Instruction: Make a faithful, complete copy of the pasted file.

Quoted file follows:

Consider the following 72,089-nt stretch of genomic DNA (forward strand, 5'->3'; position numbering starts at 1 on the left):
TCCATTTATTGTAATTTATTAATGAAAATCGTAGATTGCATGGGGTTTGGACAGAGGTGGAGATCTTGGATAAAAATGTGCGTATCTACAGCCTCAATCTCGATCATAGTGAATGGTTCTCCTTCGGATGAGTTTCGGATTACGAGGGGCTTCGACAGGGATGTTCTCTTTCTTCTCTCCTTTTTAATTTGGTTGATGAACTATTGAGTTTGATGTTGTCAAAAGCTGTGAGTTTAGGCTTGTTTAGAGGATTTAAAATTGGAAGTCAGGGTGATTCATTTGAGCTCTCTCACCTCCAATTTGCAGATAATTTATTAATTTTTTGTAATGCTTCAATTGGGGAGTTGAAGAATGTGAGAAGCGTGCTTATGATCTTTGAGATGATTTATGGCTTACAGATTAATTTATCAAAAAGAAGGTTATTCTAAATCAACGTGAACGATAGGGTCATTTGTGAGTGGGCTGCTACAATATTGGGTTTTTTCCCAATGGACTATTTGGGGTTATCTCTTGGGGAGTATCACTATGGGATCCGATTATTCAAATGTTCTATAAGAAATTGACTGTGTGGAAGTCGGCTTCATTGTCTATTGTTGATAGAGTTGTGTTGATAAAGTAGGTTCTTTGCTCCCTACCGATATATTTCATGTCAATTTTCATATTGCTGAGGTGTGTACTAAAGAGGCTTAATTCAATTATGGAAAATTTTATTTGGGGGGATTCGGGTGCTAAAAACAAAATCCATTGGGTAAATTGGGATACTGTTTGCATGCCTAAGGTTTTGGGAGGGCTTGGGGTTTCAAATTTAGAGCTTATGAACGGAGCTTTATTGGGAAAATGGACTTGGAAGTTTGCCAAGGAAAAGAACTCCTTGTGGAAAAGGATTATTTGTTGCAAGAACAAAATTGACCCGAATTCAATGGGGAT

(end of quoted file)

Consider the following 72,089-nt stretch of genomic DNA (forward strand, 5'->3'; position numbering starts at 1 on the left):
TCCATTTATTGTAATTTATTAATGAAAATCGTAGATTGCATGGGGTTTGGACAGAGGTGGAGATCTTGGATAAAAATGTGCGTATCTACAGCCTCAATCTCGATCATAGTGAATGGTTCTCCTTCGGATGAGTTTCGGATTACGAGGGGCTTCGACAGGGATGTTCTCTTTCTTCTCTCCTTTTTAATTTGGTTGATGAACTATTGAGTTTGATGTTGTCAAAAGCTGTGAGTTTAGGCTTGTTTAGAGGATTTAAAATTGGAAGTCAGGGTGATTCATTTGAGCTCTCTCACCTCCAATTTGCAGATAATTTATTAATTTTTTGTAATGCTTCAATTGGGGAGTTGAAGAATGTGAGAAGCGTGCTTATGATCTTTGAGATGATTTATGGCTTACAGATTAATTTATCAAAAAGAAGGTTATTCTAAATCAACGTGAACGATAGGGTCATTTGTGAGTGGGCTGCTACAATATTGGGTTTTTTCCCAATGGACTATTTGGGGTTATCTCTTGGGGAGTATCACTATGGGATCCGATTATTCAAATGTTCTATAAGAAATTGACTGTGTGGAAGTCGGCTTCATTGTCTATTGTTGATAGAGTTGTGTTGATAAAGTAGGTTCTTTGCTCCCTACCGATATATTTCATGTCAATTTTCATATTGCTGAGGTGTGTACTAAAGAGGCTTAATTCAATTATGGAAAATTTTATTTGGGGGGATTCGGGTGCTAAAAACAAAATCCATTGGGTAAATTGGGATACTGTTTGCATGCCTAAGGTTTTGGGAGGGCTTGGGGTTTCAAATTTAGAGCTTATGAACGGAGCTTTATTGGGAAAATGGACTTGGAAGTTTGCCAAGGAAAAGAACTCCTTGTGGAAAAGGATTATTTGTTGCAAGAACAAAATTGACCCGAATTCAATGGGGAT